MEMPHIS, TN (WMC) - At first look, it'll raise your eyebrows.
At first spin, it'll drop your jaw.
The Tennessee Highway Patrol's rollover simulator is quite a sight. Except the patrol doesn't call it a 'simulator.' The patrol calls it the rollover 'convincer.'
Because once you've seen it tumble with its weighted dummies inside, you'll be convinced of the deadly forces at work in a rollover crash.
"It simulates the centrifugal force acted upon the body in the event of a rollover," said THP Spokesperson Sgt. Chris Richardson. "In a rollover crash, three-quarters of the time where you are ejected, you will die."
Richardson showcases the rollover convincer at schools, businesses and fairs: anywhere to convince anyone about the importance of wearing seat belts.
Unfortunately, it's too late for the 10,355 unbuckled Americans who died in car crashes in 2013, the latest year for available data. All told, 21,132 people died in car crashes in 2013, according to the National Highway Traffic Safety Administration (NHTSA). That means 49 percent of all passengers who were killed in 2013 weren't wearing their seat belts. NHTSA revealed 61 percent of those unrestrained were between the ages of 13 and 34. The agency's data also indicated seat belts saved 12,584 lives ages five and up in 2013.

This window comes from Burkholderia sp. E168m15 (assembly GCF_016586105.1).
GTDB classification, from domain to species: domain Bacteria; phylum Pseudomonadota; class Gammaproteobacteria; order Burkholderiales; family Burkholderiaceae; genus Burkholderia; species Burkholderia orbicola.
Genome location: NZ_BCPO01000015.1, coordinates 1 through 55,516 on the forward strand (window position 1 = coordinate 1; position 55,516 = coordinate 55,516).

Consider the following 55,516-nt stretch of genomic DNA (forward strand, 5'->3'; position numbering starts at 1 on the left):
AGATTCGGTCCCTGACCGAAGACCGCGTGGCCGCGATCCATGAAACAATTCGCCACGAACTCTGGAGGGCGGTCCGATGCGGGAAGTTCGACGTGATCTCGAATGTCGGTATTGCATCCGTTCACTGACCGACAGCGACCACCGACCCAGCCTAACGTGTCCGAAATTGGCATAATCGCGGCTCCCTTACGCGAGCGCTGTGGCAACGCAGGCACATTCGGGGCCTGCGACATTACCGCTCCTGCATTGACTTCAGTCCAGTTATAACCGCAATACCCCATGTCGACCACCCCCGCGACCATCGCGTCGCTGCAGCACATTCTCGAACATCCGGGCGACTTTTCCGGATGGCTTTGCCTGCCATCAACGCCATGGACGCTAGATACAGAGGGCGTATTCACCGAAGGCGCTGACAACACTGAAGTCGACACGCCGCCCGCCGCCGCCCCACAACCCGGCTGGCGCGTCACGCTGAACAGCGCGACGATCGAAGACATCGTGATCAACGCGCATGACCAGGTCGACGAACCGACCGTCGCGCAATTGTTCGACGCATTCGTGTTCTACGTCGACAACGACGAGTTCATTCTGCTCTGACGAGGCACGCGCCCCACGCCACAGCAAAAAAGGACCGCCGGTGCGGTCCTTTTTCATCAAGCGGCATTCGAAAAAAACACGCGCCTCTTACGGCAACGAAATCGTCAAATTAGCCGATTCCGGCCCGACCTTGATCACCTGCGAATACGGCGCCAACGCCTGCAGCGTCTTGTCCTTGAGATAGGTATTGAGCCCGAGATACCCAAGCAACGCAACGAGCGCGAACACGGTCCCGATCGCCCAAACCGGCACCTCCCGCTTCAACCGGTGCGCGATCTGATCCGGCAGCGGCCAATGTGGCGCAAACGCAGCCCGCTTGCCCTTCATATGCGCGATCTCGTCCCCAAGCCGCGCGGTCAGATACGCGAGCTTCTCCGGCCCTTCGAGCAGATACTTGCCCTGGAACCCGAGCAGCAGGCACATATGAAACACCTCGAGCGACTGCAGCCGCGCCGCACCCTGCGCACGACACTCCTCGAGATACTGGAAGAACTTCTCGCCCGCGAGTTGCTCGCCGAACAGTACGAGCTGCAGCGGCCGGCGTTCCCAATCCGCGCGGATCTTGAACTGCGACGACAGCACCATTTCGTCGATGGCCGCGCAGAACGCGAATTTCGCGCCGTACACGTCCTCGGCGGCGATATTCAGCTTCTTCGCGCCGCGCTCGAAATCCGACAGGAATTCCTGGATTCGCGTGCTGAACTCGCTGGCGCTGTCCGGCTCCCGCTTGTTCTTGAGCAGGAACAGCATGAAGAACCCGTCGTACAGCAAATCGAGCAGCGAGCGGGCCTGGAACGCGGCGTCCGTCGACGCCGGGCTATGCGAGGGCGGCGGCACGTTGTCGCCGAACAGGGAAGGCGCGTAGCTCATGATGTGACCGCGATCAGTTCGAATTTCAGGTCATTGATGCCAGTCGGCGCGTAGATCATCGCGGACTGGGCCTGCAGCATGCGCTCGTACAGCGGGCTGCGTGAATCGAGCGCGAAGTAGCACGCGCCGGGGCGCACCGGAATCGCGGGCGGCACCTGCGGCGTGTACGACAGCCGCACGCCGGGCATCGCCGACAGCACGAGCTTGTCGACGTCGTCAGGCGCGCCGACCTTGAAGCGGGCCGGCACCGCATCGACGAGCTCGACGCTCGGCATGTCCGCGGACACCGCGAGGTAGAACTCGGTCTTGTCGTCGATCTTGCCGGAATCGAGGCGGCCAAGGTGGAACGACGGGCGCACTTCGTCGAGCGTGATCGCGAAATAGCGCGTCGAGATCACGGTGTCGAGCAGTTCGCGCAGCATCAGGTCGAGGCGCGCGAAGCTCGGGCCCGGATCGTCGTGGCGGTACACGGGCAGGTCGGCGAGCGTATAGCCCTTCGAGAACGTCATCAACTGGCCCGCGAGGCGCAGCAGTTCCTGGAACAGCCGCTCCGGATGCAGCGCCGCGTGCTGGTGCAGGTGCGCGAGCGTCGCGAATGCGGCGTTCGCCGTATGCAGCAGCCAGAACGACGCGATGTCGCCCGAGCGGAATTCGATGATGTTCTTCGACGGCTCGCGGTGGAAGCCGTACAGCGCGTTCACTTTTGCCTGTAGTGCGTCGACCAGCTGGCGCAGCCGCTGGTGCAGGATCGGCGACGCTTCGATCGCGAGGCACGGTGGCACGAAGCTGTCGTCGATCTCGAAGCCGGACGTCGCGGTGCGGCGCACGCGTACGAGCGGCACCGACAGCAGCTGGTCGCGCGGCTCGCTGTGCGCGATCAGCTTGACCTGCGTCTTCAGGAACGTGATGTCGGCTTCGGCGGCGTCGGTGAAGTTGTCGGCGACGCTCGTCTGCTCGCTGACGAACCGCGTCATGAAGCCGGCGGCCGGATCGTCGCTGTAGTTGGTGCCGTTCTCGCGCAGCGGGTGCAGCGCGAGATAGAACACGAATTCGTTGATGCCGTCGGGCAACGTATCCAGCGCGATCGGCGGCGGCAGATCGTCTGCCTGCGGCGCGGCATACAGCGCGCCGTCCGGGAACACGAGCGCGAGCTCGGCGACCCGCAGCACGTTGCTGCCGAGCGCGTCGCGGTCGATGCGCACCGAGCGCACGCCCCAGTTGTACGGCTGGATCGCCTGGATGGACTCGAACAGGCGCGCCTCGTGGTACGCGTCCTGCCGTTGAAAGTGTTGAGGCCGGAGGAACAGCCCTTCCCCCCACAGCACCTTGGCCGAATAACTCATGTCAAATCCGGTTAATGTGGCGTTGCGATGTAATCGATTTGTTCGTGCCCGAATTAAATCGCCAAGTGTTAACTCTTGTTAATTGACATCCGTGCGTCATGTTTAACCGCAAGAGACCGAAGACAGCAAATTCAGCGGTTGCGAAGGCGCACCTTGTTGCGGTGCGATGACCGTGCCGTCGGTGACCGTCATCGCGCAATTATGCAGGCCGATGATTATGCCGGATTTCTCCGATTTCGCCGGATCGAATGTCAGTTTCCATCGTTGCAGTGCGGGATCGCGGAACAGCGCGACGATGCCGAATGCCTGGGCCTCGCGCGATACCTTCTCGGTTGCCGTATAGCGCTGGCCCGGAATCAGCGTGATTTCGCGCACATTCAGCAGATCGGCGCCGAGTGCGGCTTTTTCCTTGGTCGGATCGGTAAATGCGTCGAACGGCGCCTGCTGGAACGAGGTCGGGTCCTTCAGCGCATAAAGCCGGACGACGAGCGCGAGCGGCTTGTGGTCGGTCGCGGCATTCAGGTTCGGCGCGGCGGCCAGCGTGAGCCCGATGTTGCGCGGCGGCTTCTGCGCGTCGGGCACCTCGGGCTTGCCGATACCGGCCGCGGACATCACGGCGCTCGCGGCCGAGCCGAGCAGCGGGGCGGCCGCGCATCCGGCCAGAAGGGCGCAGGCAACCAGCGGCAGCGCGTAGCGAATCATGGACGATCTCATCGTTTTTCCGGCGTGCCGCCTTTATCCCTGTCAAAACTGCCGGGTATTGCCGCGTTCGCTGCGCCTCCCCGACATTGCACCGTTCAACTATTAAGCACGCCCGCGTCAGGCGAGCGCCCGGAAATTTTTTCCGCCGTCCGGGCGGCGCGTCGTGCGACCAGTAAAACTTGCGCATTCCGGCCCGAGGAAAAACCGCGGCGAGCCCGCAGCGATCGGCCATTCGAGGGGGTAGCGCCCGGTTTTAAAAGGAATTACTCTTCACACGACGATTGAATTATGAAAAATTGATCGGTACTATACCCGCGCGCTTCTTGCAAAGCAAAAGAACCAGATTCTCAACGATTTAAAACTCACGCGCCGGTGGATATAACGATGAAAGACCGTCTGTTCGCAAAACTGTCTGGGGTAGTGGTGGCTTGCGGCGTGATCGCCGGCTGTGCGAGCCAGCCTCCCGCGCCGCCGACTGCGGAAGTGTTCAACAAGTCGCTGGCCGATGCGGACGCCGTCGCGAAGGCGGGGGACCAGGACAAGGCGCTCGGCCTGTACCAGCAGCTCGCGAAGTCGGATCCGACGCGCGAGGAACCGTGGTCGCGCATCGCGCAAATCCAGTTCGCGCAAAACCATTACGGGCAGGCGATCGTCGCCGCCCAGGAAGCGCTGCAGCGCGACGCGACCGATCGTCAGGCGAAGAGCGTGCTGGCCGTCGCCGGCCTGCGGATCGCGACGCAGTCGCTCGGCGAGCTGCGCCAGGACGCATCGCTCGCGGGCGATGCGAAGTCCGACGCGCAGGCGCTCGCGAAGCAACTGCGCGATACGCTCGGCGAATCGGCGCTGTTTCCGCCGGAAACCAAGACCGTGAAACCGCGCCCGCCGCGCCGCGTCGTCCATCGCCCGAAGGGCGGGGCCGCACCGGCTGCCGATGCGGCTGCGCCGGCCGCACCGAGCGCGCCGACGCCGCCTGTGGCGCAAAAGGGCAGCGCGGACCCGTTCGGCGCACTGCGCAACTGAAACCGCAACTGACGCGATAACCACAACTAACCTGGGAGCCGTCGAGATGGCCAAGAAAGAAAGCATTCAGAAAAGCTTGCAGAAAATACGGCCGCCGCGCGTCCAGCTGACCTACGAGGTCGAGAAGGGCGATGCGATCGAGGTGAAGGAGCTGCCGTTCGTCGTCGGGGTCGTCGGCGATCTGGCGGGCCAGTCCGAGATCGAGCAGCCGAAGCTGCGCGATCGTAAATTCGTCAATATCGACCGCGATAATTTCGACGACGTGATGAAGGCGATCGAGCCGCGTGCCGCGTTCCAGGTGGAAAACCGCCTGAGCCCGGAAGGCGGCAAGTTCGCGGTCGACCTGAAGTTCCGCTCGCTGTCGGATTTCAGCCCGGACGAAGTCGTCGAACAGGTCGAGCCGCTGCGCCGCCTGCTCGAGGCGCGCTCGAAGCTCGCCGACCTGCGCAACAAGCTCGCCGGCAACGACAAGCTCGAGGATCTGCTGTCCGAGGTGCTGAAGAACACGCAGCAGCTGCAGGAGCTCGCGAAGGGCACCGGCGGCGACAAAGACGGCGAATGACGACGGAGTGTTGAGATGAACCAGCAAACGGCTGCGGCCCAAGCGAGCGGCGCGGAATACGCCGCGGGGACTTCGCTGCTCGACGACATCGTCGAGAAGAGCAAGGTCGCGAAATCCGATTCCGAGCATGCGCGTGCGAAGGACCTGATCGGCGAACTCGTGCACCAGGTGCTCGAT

WMC Action News 5 Traffic Tracker Janeen Gordon said the worst roadway in the metro Memphis area for rollover crashes is Interstate 240, both eastbound and westbound, near Airways Boulevard.
"I've seen 18-wheelers, I've seen trucks, I've seen vehicles, other vehicles, just kind of slide off the interstate there," Gordon said. "There's something about the ridges in the left-hand lanes, near the deep decline of the median."
The Insurance Institute for Highway Safety said unbuckled passengers increase the risk of injury or death to buckled passengers and drivers by 40 percent. In fact, during one of the rollover convincer spins we filmed, the unbuckled dummy flew like a projectile right on top of the buckled driver.
"It gets the point across," Richardson said.
Point taken. No second look needed.